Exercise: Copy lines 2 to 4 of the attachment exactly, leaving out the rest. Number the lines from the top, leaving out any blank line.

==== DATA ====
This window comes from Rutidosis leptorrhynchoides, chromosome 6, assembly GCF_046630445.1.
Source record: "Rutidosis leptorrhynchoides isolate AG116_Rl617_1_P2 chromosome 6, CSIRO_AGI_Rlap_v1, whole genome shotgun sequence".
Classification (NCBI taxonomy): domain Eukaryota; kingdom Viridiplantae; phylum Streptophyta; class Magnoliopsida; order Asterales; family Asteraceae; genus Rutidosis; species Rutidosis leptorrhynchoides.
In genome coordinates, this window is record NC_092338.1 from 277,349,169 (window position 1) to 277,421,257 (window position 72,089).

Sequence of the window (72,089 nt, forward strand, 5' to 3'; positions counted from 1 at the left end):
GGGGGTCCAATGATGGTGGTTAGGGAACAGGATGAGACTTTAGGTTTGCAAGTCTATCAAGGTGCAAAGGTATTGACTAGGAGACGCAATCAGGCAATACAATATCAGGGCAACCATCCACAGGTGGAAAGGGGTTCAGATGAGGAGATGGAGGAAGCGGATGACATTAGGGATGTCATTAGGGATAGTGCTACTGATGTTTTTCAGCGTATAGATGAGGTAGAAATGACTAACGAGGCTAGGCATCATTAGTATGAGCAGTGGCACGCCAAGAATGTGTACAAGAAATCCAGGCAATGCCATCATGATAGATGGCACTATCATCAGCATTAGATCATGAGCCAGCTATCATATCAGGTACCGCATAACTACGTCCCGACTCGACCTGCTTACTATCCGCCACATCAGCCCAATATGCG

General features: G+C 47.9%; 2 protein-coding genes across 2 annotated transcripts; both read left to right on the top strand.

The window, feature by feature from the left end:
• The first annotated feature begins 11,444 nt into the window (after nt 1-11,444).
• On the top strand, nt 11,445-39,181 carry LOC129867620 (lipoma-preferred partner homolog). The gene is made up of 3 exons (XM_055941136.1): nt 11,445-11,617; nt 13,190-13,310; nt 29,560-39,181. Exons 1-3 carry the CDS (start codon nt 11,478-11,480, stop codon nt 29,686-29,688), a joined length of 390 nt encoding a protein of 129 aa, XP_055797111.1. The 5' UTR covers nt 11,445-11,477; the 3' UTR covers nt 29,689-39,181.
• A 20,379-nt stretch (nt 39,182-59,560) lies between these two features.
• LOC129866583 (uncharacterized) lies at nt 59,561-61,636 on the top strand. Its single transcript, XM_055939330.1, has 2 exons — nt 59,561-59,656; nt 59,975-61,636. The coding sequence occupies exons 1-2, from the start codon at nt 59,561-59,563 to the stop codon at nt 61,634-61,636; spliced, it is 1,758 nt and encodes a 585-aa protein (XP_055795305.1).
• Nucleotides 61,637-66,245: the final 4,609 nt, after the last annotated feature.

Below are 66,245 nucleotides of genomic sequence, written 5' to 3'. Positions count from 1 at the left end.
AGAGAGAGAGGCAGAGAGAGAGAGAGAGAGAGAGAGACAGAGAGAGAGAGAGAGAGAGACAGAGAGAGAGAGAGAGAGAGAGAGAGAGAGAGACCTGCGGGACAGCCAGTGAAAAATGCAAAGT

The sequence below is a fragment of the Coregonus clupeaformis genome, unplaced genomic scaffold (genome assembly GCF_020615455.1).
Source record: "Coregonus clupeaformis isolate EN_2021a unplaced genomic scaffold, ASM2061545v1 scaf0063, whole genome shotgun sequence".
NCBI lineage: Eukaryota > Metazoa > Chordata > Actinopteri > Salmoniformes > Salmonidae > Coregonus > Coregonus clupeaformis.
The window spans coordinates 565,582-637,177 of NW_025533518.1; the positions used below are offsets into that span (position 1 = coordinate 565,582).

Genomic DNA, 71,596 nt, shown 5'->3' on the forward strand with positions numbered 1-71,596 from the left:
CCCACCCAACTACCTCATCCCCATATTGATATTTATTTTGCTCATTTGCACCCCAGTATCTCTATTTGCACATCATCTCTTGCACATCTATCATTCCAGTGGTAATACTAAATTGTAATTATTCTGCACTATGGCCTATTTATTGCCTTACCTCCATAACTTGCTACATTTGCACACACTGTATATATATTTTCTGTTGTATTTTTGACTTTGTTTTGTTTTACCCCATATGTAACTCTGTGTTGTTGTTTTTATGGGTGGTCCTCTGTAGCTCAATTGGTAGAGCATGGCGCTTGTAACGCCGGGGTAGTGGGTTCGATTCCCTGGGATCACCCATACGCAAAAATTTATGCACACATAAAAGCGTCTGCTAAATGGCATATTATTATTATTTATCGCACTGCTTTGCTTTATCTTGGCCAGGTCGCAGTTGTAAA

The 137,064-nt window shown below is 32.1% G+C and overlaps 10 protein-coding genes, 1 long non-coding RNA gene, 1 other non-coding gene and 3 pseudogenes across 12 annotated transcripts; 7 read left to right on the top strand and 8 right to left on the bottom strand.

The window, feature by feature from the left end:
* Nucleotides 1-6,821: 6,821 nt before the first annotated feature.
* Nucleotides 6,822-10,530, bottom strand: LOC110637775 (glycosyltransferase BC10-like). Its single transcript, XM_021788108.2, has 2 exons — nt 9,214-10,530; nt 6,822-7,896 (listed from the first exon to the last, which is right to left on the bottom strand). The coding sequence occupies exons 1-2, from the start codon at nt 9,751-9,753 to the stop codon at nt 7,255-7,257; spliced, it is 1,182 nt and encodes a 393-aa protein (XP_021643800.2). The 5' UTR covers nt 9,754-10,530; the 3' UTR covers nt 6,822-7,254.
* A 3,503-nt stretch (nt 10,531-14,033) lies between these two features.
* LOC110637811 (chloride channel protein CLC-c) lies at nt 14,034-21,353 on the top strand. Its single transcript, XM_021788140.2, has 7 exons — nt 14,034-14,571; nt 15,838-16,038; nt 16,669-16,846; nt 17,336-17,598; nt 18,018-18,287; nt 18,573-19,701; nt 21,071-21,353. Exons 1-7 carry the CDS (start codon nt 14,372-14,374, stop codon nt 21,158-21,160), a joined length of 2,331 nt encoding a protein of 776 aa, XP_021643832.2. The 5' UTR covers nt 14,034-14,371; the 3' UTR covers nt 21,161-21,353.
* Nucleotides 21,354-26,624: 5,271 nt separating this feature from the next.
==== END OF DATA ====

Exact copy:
Source record: "Rutidosis leptorrhynchoides isolate AG116_Rl617_1_P2 chromosome 6, CSIRO_AGI_Rlap_v1, whole genome shotgun sequence".
Classification (NCBI taxonomy): domain Eukaryota; kingdom Viridiplantae; phylum Streptophyta; class Magnoliopsida; order Asterales; family Asteraceae; genus Rutidosis; species Rutidosis leptorrhynchoides.
In genome coordinates, this window is record NC_092338.1 from 277,349,169 (window position 1) to 277,421,257 (window position 72,089).